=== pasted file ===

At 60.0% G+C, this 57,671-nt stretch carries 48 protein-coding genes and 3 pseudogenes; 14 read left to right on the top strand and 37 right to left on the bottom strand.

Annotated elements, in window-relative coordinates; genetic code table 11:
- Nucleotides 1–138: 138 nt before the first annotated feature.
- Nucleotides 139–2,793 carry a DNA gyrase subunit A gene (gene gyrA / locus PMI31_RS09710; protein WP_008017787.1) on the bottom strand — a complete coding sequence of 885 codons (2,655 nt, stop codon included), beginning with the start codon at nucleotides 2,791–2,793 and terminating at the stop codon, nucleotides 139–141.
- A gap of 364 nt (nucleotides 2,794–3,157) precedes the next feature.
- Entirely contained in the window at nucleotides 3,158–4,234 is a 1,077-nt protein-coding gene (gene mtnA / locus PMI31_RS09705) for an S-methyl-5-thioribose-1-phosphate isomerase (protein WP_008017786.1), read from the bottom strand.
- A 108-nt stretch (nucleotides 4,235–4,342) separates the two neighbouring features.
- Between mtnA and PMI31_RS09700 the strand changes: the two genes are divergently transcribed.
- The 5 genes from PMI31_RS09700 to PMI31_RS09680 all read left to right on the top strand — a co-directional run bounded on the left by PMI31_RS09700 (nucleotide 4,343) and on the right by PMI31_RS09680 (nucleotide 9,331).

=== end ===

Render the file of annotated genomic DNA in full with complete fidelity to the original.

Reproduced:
At 60.0% G+C, this 57,671-nt stretch carries 48 protein-coding genes and 3 pseudogenes; 14 read left to right on the top strand and 37 right to left on the bottom strand.

Annotated elements, in window-relative coordinates; genetic code table 11:
- Nucleotides 1–138: 138 nt before the first annotated feature.
- Nucleotides 139–2,793 carry a DNA gyrase subunit A gene (gene gyrA / locus PMI31_RS09710; protein WP_008017787.1) on the bottom strand — a complete coding sequence of 885 codons (2,655 nt, stop codon included), beginning with the start codon at nucleotides 2,791–2,793 and terminating at the stop codon, nucleotides 139–141.
- A gap of 364 nt (nucleotides 2,794–3,157) precedes the next feature.
- Entirely contained in the window at nucleotides 3,158–4,234 is a 1,077-nt protein-coding gene (gene mtnA / locus PMI31_RS09705) for an S-methyl-5-thioribose-1-phosphate isomerase (protein WP_008017786.1), read from the bottom strand.
- A 108-nt stretch (nucleotides 4,235–4,342) separates the two neighbouring features.
- Between mtnA and PMI31_RS09700 the strand changes: the two genes are divergently transcribed.
- The 5 genes from PMI31_RS09700 to PMI31_RS09680 all read left to right on the top strand — a co-directional run bounded on the left by PMI31_RS09700 (nucleotide 4,343) and on the right by PMI31_RS09680 (nucleotide 9,331).